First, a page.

If you ever wondered what you look like down there, you might have taken a little pocket mirror and looked at yourself from a different angle. However, most of us will probably only do that if we have reasons to believe something is wrong. If you experience vaginal itching, irritation and pain, then you are likely to notice that your vulva looks red and sometimes swollen.
This is commonly known as vaginal redness. In medical terms, vaginal redness is referred to as vulvovaginitis, an inflammation of the tissue of the vulva and vagina. Besides redness, vulvovaginitis can have one or several other symptoms such as unusual discharge, unpleasant odor, itching, irritation, a burning sensation during or after sexual intercourse, or while urinating.
The inflammation of the tissue that manifests as redness can be caused by various factors, the most common of which is infection, such as vaginal yeast infection or bacterial vaginosis. These conditions are not considered to be transmittable between partners, so there is no need to restrain from sex, although sexual activity can be unpleasant when vaginal redness occurs. If the cause of infection is an STD, usually both partners should be treated.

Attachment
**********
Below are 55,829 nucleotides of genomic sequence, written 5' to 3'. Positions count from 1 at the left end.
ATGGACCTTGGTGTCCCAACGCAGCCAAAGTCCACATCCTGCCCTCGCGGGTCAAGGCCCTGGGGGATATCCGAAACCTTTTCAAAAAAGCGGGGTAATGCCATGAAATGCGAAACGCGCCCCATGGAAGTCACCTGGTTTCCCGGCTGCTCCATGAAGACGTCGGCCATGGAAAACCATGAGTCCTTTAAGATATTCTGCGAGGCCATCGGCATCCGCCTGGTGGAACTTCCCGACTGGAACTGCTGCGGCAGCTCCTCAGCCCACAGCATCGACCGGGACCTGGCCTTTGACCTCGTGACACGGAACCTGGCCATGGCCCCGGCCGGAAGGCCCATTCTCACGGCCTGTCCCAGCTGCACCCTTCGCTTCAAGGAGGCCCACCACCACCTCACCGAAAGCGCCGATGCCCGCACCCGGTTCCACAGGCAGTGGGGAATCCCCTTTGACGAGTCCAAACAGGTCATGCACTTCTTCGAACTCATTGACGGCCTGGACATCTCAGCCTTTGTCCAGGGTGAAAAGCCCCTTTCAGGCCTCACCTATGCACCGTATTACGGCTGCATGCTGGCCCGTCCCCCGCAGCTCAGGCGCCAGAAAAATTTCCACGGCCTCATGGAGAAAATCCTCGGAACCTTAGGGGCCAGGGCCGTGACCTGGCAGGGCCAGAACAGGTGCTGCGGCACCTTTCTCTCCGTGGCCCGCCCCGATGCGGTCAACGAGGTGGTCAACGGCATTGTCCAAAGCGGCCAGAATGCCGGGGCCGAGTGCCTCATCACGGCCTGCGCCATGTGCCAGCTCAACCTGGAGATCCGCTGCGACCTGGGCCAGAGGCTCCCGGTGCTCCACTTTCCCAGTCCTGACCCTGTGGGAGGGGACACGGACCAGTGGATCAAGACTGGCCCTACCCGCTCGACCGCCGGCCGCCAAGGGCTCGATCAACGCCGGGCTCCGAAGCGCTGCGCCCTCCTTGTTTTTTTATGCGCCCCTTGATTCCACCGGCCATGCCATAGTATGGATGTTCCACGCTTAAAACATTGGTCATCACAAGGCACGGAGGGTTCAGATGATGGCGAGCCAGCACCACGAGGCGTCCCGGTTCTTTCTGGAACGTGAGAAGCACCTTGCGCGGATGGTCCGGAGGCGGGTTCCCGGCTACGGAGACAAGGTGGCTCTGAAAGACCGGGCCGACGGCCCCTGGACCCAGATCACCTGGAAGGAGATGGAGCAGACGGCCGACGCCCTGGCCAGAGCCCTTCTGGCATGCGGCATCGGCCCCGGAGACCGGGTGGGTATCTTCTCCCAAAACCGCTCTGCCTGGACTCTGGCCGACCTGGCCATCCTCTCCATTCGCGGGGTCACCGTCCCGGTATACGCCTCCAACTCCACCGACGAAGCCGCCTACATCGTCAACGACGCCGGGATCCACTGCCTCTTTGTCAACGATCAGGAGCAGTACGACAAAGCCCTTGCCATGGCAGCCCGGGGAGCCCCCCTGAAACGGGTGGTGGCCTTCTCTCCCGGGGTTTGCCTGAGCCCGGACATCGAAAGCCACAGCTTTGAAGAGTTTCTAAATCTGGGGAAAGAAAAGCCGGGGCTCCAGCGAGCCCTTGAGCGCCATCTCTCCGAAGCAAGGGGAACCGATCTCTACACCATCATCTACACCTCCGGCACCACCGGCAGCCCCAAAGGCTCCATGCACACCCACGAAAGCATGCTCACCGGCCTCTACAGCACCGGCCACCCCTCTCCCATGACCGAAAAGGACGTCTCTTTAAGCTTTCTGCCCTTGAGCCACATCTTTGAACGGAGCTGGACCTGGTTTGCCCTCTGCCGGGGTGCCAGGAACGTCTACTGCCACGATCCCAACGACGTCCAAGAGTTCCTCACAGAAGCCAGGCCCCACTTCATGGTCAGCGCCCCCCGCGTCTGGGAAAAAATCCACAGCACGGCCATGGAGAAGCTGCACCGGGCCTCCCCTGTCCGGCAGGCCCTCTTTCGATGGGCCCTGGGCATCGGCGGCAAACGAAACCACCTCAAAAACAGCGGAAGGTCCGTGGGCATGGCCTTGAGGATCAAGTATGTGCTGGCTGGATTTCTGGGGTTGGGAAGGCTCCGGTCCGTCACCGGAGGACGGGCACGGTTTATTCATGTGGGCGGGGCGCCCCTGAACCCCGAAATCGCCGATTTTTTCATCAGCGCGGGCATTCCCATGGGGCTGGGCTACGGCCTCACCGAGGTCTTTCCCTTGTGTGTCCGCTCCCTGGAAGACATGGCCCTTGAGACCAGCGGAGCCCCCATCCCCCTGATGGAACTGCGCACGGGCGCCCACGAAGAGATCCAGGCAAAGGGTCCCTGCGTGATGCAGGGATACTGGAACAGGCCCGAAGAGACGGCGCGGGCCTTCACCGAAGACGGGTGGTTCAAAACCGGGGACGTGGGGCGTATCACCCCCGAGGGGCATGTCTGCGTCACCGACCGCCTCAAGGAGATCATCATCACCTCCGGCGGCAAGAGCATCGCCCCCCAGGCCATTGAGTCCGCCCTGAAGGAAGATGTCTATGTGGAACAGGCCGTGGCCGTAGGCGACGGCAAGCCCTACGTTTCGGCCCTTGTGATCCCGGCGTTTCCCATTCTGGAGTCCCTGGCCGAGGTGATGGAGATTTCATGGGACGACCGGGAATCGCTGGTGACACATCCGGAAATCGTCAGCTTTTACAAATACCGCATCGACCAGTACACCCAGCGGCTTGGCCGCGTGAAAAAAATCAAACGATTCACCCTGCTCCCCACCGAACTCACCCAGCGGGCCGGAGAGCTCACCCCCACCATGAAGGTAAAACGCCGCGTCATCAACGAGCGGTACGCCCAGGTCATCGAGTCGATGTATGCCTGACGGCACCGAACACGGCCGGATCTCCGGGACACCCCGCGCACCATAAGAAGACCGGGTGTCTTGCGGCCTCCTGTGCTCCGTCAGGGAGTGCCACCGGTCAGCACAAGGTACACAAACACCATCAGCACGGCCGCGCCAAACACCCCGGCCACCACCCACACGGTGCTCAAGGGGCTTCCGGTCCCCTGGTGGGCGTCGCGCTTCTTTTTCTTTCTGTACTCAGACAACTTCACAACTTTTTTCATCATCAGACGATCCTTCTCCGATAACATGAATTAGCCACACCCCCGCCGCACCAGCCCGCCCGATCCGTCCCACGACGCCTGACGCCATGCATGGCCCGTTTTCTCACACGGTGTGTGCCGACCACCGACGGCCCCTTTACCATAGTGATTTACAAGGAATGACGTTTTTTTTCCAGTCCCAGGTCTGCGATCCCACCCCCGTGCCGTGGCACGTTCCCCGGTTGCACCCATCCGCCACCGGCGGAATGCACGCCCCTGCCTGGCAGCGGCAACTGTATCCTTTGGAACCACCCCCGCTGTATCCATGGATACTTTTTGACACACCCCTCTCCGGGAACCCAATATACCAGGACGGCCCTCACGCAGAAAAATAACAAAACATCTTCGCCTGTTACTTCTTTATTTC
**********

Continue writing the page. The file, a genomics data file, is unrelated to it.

However, the cause of vaginal redness is not always down to infection. The sensitive tissue of the vulva and the vagina can easily show an allergic or irritation reaction to substances found in the environment, like perfumes, soaps or preservatives. In fact, products like scented pads or toilet paper, harsh detergents or shampoos, fabric conditioners etc., often contain ingredients that can cause allergies or give irritation. Another common reason for redness is physical irritation, usually due to sports, heat or synthetic underwear.
The first step in treating vulvovaginitis is to remove the cause of the inflammation. Consult your doctor to make sure you find out the source of the problem. If the inflammation is caused by an infection, an antibiotic or antimycotic therapy is often prescribed. Using a vaginal prebiotic alongside or after the antibiotic therapy can help restore the balance of the vaginal flora, and minimise the chance of a repeated infection. However, if redness is caused by an allergic reaction or a physical irritant, it is not always easy to identify and remove the culprit. In this case it is probably best to avoid all possible causes, and then to slowly introduce them back one by one.
Even though it is best to remove the cause of the problem, fast relief of the symptoms is often helpful. Look for itch relief products, or sprays and gels with cooling effects that can be bought over the counter. Make sure that these products are designed for the intimate area, and that they do not contain any potential allergens or irritants.